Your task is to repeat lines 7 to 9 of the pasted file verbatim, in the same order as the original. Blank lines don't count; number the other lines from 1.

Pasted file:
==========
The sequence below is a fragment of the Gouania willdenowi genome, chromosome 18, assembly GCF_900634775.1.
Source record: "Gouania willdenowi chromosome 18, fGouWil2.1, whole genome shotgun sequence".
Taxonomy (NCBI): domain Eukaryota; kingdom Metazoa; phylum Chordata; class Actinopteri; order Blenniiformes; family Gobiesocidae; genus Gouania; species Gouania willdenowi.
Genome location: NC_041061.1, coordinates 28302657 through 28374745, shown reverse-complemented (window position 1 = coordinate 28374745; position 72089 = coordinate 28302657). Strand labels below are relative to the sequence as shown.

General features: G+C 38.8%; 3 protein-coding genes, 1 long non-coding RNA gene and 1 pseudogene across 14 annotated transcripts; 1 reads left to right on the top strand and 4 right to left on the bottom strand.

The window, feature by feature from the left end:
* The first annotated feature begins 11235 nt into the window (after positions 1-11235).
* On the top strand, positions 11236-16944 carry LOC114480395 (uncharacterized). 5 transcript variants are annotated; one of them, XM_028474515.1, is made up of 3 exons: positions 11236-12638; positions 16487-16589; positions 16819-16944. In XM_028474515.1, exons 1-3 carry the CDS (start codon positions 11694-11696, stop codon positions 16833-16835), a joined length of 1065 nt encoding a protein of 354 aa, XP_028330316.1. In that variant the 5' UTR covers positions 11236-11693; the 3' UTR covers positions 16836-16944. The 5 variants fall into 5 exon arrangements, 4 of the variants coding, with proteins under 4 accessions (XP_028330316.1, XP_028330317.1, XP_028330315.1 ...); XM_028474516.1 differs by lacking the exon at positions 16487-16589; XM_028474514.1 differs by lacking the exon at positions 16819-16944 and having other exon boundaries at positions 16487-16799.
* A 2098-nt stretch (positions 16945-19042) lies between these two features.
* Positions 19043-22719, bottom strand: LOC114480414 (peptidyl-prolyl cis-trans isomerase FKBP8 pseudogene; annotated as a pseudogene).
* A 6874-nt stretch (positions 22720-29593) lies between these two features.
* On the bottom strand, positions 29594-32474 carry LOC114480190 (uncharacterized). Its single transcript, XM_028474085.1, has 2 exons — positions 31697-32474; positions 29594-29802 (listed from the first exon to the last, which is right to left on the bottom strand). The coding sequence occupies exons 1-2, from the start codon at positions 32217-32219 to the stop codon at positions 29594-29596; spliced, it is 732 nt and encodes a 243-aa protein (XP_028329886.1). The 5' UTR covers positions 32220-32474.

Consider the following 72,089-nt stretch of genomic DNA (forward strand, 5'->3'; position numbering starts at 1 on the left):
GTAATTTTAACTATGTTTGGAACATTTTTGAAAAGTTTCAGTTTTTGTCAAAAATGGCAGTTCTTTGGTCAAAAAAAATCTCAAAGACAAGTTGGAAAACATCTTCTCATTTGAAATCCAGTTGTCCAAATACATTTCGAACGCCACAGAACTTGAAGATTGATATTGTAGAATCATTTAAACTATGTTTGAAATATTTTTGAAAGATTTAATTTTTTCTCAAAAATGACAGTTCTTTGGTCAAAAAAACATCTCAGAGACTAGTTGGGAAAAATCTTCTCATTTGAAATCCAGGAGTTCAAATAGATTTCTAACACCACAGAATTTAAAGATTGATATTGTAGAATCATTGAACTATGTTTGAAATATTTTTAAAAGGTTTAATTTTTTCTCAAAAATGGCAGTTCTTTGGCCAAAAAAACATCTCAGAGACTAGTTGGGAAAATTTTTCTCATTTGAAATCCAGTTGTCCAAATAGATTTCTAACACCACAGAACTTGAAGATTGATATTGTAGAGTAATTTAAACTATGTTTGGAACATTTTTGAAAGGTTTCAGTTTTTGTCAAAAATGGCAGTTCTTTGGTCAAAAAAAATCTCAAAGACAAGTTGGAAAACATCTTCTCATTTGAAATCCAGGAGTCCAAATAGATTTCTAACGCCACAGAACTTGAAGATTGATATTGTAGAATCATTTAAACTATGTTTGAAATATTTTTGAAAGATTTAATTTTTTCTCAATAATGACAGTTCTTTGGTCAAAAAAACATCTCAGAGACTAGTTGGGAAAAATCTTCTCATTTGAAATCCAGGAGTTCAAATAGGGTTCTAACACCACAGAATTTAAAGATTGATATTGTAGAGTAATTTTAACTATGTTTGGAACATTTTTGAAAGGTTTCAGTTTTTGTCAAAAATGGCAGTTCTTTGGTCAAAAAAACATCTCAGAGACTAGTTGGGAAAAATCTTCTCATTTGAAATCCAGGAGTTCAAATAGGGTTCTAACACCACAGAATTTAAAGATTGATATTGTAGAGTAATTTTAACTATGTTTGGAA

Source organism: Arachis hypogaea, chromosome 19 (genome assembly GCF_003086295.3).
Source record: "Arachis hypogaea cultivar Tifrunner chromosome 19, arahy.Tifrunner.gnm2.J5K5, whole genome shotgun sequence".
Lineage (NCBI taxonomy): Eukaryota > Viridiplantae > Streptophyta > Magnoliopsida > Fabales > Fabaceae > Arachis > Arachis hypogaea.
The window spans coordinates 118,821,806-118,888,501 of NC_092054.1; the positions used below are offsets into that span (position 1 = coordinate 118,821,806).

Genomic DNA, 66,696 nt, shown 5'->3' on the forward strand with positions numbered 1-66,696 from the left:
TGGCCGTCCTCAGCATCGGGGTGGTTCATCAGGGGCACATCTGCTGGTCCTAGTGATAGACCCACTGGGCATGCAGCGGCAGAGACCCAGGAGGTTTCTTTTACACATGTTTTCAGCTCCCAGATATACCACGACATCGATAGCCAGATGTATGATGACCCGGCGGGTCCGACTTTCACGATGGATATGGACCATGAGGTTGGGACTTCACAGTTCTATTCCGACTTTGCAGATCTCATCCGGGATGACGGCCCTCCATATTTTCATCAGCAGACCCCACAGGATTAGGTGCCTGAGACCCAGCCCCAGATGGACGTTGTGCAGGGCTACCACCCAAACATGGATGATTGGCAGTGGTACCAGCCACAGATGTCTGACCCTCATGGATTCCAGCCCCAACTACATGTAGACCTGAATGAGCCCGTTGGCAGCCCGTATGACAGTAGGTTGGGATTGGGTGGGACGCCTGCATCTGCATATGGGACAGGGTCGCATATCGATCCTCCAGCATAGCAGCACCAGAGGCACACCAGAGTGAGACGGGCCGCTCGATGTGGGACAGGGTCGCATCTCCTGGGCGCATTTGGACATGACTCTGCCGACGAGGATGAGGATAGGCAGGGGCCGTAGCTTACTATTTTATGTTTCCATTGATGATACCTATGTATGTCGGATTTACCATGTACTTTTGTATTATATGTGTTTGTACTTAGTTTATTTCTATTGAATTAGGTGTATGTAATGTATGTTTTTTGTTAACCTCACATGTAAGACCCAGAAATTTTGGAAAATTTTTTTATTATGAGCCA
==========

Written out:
* The first annotated feature begins 11235 nt into the window (after positions 1-11235).
* On the top strand, positions 11236-16944 carry LOC114480395 (uncharacterized). 5 transcript variants are annotated; one of them, XM_028474515.1, is made up of 3 exons: positions 11236-12638; positions 16487-16589; positions 16819-16944. In XM_028474515.1, exons 1-3 carry the CDS (start codon positions 11694-11696, stop codon positions 16833-16835), a joined length of 1065 nt encoding a protein of 354 aa, XP_028330316.1. In that variant the 5' UTR covers positions 11236-11693; the 3' UTR covers positions 16836-16944. The 5 variants fall into 5 exon arrangements, 4 of the variants coding, with proteins under 4 accessions (XP_028330316.1, XP_028330317.1, XP_028330315.1 ...); XM_028474516.1 differs by lacking the exon at positions 16487-16589; XM_028474514.1 differs by lacking the exon at positions 16819-16944 and having other exon boundaries at positions 16487-16799.
* A 2098-nt stretch (positions 16945-19042) lies between these two features.